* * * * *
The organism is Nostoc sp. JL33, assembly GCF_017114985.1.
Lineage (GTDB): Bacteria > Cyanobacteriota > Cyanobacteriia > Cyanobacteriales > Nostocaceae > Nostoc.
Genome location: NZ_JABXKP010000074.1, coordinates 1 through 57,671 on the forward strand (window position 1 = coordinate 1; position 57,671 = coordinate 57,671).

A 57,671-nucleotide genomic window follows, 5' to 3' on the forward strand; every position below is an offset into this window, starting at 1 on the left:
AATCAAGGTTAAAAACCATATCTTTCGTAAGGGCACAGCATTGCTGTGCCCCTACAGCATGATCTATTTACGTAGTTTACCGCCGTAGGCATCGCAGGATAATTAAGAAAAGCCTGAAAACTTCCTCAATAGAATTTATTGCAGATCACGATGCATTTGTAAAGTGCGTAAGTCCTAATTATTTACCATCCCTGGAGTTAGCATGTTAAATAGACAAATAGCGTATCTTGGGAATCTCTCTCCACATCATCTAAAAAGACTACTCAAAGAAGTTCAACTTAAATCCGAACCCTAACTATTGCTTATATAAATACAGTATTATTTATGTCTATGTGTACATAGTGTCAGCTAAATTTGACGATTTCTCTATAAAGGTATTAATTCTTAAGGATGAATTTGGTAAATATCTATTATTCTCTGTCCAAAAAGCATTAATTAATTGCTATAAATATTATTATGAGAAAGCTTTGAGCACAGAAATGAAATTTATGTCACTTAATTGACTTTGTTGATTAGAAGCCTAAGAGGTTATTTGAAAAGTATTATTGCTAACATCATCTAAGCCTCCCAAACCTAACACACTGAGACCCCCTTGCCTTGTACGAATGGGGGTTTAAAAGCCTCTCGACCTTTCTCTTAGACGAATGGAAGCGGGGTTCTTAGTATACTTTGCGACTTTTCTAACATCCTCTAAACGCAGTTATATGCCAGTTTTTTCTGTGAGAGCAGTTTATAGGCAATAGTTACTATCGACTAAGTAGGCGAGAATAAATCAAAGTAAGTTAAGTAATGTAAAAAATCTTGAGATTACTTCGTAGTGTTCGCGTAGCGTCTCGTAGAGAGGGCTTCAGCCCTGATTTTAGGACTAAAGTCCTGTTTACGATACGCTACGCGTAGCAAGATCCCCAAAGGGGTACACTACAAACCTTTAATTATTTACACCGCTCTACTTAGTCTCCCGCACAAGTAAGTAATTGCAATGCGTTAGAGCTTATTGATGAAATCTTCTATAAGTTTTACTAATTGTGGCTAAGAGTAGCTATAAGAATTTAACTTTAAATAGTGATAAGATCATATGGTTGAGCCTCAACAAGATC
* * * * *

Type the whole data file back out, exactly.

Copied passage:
The organism is Nostoc sp. JL33, assembly GCF_017114985.1.
Lineage (GTDB): Bacteria > Cyanobacteriota > Cyanobacteriia > Cyanobacteriales > Nostocaceae > Nostoc.
Genome location: NZ_JABXKP010000074.1, coordinates 1 through 57,671 on the forward strand (window position 1 = coordinate 1; position 57,671 = coordinate 57,671).

A 57,671-nucleotide genomic window follows, 5' to 3' on the forward strand; every position below is an offset into this window, starting at 1 on the left:
AATCAAGGTTAAAAACCATATCTTTCGTAAGGGCACAGCATTGCTGTGCCCCTACAGCATGATCTATTTACGTAGTTTACCGCCGTAGGCATCGCAGGATAATTAAGAAAAGCCTGAAAACTTCCTCAATAGAATTTATTGCAGATCACGATGCATTTGTAAAGTGCGTAAGTCCTAATTATTTACCATCCCTGGAGTTAGCATGTTAAATAGACAAATAGCGTATCTTGGGAATCTCTCTCCACATCATCTAAAAAGACTACTCAAAGAAGTTCAACTTAAATCCGAACCCTAACTATTGCTTATATAAATACAGTATTATTTATGTCTATGTGTACATAGTGTCAGCTAAATTTGACGATTTCTCTATAAAGGTATTAATTCTTAAGGATGAATTTGGTAAATATCTATTATTCTCTGTCCAAAAAGCATTAATTAATTGCTATAAATATTATTATGAGAAAGCTTTGAGCACAGAAATGAAATTTATGTCACTTAATTGACTTTGTTGATTAGAAGCCTAAGAGGTTATTTGAAAAGTATTATTGCTAACATCATCTAAGCCTCCCAAACCTAACACACTGAGACCCCCTTGCCTTGTACGAATGGGGGTTTAAAAGCCTCTCGACCTTTCTCTTAGACGAATGGAAGCGGGGTTCTTAGTATACTTTGCGACTTTTCTAACATCCTCTAAACGCAGTTATATGCCAGTTTTTTCTGTGAGAGCAGTTTATAGGCAATAGTTACTATCGACTAAGTAGGCGAGAATAAATCAAAGTAAGTTAAGTAATGTAAAAAATCTTGAGATTACTTCGTAGTGTTCGCGTAGCGTCTCGTAGAGAGGGCTTCAGCCCTGATTTTAGGACTAAAGTCCTGTTTACGATACGCTACGCGTAGCAAGATCCCCAAAGGGGTACACTACAAACCTTTAATTATTTACACCGCTCTACTTAGTCTCCCGCACAAGTAAGTAATTGCAATGCGTTAGAGCTTATTGATGAAATCTTCTATAAGTTTTACTAATTGTGGCTAAGAGTAGCTATAAGAATTTAACTTTAAATAGTGATAAGATCATATGGTTGAGCCTCAACAAGATC